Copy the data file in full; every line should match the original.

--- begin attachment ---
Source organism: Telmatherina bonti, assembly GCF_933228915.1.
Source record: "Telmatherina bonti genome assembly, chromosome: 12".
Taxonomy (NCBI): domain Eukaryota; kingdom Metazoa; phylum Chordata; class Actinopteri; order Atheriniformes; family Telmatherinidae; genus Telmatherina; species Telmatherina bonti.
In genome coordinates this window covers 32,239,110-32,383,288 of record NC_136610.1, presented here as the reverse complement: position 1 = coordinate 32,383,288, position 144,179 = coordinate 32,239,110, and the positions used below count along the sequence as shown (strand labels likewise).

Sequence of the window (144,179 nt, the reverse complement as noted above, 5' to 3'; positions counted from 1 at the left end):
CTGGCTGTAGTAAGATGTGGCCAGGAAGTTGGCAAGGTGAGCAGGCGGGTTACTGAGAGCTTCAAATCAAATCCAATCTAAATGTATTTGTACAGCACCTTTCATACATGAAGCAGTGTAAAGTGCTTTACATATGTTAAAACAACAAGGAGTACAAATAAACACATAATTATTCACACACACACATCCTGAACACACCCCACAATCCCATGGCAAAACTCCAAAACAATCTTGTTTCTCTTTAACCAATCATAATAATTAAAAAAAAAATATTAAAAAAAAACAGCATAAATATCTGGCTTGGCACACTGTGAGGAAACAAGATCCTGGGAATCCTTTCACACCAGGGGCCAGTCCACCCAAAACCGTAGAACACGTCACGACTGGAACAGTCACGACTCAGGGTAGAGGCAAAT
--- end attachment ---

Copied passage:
Source organism: Telmatherina bonti, assembly GCF_933228915.1.
Source record: "Telmatherina bonti genome assembly, chromosome: 12".
Taxonomy (NCBI): domain Eukaryota; kingdom Metazoa; phylum Chordata; class Actinopteri; order Atheriniformes; family Telmatherinidae; genus Telmatherina; species Telmatherina bonti.
In genome coordinates this window covers 32,239,110-32,383,288 of record NC_136610.1, presented here as the reverse complement: position 1 = coordinate 32,383,288, position 144,179 = coordinate 32,239,110, and the positions used below count along the sequence as shown (strand labels likewise).

Sequence of the window (144,179 nt, the reverse complement as noted above, 5' to 3'; positions counted from 1 at the left end):
CTGGCTGTAGTAAGATGTGGCCAGGAAGTTGGCAAGGTGAGCAGGCGGGTTACTGAGAGCTTCAAATCAAATCCAATCTAAATGTATTTGTACAGCACCTTTCATACATGAAGCAGTGTAAAGTGCTTTACATATGTTAAAACAACAAGGAGTACAAATAAACACATAATTATTCACACACACACATCCTGAACACACCCCACAATCCCATGGCAAAACTCCAAAACAATCTTGTTTCTCTTTAACCAATCATAATAATTAAAAAAAAAATATTAAAAAAAAACAGCATAAATATCTGGCTTGGCACACTGTGAGGAAACAAGATCCTGGGAATCCTTTCACACCAGGGGCCAGTCCACCCAAAACCGTAGAACACGTCACGACTGGAACAGTCACGACTCAGGGTAGAGGCAAAT